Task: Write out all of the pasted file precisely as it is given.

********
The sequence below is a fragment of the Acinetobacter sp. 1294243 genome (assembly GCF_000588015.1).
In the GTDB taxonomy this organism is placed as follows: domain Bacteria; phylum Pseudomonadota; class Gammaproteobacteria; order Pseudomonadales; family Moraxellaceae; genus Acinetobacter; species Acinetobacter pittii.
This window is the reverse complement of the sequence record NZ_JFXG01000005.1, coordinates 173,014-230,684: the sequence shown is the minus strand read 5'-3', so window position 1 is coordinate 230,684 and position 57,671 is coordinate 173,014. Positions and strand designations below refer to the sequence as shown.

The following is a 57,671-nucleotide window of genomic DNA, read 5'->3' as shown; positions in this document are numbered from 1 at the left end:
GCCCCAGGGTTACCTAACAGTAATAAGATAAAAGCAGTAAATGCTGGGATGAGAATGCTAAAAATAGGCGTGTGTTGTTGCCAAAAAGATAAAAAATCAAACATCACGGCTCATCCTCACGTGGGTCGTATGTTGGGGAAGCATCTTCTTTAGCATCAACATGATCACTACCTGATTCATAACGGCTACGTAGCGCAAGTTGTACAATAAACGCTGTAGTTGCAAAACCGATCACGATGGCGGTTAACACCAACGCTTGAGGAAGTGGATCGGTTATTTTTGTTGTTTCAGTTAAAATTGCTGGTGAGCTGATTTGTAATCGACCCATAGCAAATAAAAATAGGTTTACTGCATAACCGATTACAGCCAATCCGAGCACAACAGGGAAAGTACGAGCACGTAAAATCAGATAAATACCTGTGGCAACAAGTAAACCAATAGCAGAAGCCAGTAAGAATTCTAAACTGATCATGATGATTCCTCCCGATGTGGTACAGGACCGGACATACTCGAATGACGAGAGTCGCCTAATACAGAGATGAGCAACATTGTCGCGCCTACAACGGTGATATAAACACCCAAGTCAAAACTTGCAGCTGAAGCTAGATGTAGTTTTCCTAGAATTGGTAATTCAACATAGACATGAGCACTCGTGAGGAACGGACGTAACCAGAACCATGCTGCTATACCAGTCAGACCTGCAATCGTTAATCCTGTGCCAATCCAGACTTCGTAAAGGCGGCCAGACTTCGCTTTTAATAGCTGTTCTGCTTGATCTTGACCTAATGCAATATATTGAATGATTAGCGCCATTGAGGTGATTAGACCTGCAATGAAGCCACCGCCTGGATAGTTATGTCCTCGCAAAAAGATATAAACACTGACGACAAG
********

The sequence below is a fragment of the Acinetobacter sp. 1294243 genome (assembly GCF_000588015.1).
In the GTDB taxonomy this organism is placed as follows: domain Bacteria; phylum Pseudomonadota; class Gammaproteobacteria; order Pseudomonadales; family Moraxellaceae; genus Acinetobacter; species Acinetobacter pittii.
This window is the reverse complement of the sequence record NZ_JFXG01000005.1, coordinates 173,014-230,684: the sequence shown is the minus strand read 5'-3', so window position 1 is coordinate 230,684 and position 57,671 is coordinate 173,014. Positions and strand designations below refer to the sequence as shown.

The following is a 57,671-nucleotide window of genomic DNA, read 5'->3' as shown; positions in this document are numbered from 1 at the left end:
GCCCCAGGGTTACCTAACAGTAATAAGATAAAAGCAGTAAATGCTGGGATGAGAATGCTAAAAATAGGCGTGTGTTGTTGCCAAAAAGATAAAAAATCAAACATCACGGCTCATCCTCACGTGGGTCGTATGTTGGGGAAGCATCTTCTTTAGCATCAACATGATCACTACCTGATTCATAACGGCTACGTAGCGCAAGTTGTACAATAAACGCTGTAGTTGCAAAACCGATCACGATGGCGGTTAACACCAACGCTTGAGGAAGTGGATCGGTTATTTTTGTTGTTTCAGTTAAAATTGCTGGTGAGCTGATTTGTAATCGACCCATAGCAAATAAAAATAGGTTTACTGCATAACCGATTACAGCCAATCCGAGCACAACAGGGAAAGTACGAGCACGTAAAATCAGATAAATACCTGTGGCAACAAGTAAACCAATAGCAGAAGCCAGTAAGAATTCTAAACTGATCATGATGATTCCTCCCGATGTGGTACAGGACCGGACATACTCGAATGACGAGAGTCGCCTAATACAGAGATGAGCAACATTGTCGCGCCTACAACGGTGATATAAACACCCAAGTCAAAACTTGCAGCTGAAGCTAGATGTAGTTTTCCTAGAATTGGTAATTCAACATAGACATGAGCACTCGTGAGGAACGGACGTAACCAGAACCATGCTGCTATACCAGTCAGACCTGCAATCGTTAATCCTGTGCCAATCCAGACTTCGTAAAGGCGGCCAGACTTCGCTTTTAATAGCTGTTCTGCTTGATCTTGACCTAATGCAATATATTGAATGATTAGCGCCATTGAGGTGATTAGACCTGCAATGAAGCCACCGCCTGGATAGTTATGTCCTCGCAAAAAGATATAAACACTGACGACAAG